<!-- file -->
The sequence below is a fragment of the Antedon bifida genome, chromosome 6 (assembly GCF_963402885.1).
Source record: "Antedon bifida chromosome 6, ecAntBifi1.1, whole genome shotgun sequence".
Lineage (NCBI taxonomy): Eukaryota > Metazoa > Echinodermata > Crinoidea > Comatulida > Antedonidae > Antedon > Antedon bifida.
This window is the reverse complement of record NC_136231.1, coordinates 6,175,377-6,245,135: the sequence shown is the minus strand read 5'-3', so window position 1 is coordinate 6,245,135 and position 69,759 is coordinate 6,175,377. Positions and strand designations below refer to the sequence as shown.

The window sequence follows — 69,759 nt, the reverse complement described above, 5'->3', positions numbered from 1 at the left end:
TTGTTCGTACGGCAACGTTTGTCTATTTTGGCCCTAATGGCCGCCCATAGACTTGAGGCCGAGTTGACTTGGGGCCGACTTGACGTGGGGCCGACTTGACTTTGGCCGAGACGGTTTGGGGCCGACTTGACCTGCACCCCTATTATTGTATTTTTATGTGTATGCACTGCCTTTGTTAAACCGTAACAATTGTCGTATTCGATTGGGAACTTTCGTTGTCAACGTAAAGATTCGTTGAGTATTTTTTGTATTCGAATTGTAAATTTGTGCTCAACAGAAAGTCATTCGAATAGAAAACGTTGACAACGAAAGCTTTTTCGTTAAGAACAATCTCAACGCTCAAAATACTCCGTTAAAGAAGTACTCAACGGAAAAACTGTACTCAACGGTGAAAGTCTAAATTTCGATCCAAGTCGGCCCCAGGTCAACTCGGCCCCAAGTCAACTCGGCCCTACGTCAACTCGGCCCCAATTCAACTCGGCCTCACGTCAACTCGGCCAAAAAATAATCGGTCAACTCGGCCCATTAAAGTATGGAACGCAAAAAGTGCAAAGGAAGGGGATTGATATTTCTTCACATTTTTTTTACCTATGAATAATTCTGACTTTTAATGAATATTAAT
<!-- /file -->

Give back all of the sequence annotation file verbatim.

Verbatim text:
The sequence below is a fragment of the Antedon bifida genome, chromosome 6 (assembly GCF_963402885.1).
Source record: "Antedon bifida chromosome 6, ecAntBifi1.1, whole genome shotgun sequence".
Lineage (NCBI taxonomy): Eukaryota > Metazoa > Echinodermata > Crinoidea > Comatulida > Antedonidae > Antedon > Antedon bifida.
This window is the reverse complement of record NC_136231.1, coordinates 6,175,377-6,245,135: the sequence shown is the minus strand read 5'-3', so window position 1 is coordinate 6,245,135 and position 69,759 is coordinate 6,175,377. Positions and strand designations below refer to the sequence as shown.

The window sequence follows — 69,759 nt, the reverse complement described above, 5'->3', positions numbered from 1 at the left end:
TTGTTCGTACGGCAACGTTTGTCTATTTTGGCCCTAATGGCCGCCCATAGACTTGAGGCCGAGTTGACTTGGGGCCGACTTGACGTGGGGCCGACTTGACTTTGGCCGAGACGGTTTGGGGCCGACTTGACCTGCACCCCTATTATTGTATTTTTATGTGTATGCACTGCCTTTGTTAAACCGTAACAATTGTCGTATTCGATTGGGAACTTTCGTTGTCAACGTAAAGATTCGTTGAGTATTTTTTGTATTCGAATTGTAAATTTGTGCTCAACAGAAAGTCATTCGAATAGAAAACGTTGACAACGAAAGCTTTTTCGTTAAGAACAATCTCAACGCTCAAAATACTCCGTTAAAGAAGTACTCAACGGAAAAACTGTACTCAACGGTGAAAGTCTAAATTTCGATCCAAGTCGGCCCCAGGTCAACTCGGCCCCAAGTCAACTCGGCCCTACGTCAACTCGGCCCCAATTCAACTCGGCCTCACGTCAACTCGGCCAAAAAATAATCGGTCAACTCGGCCCATTAAAGTATGGAACGCAAAAAGTGCAAAGGAAGGGGATTGATATTTCTTCACATTTTTTTTACCTATGAATAATTCTGACTTTTAATGAATATTAAT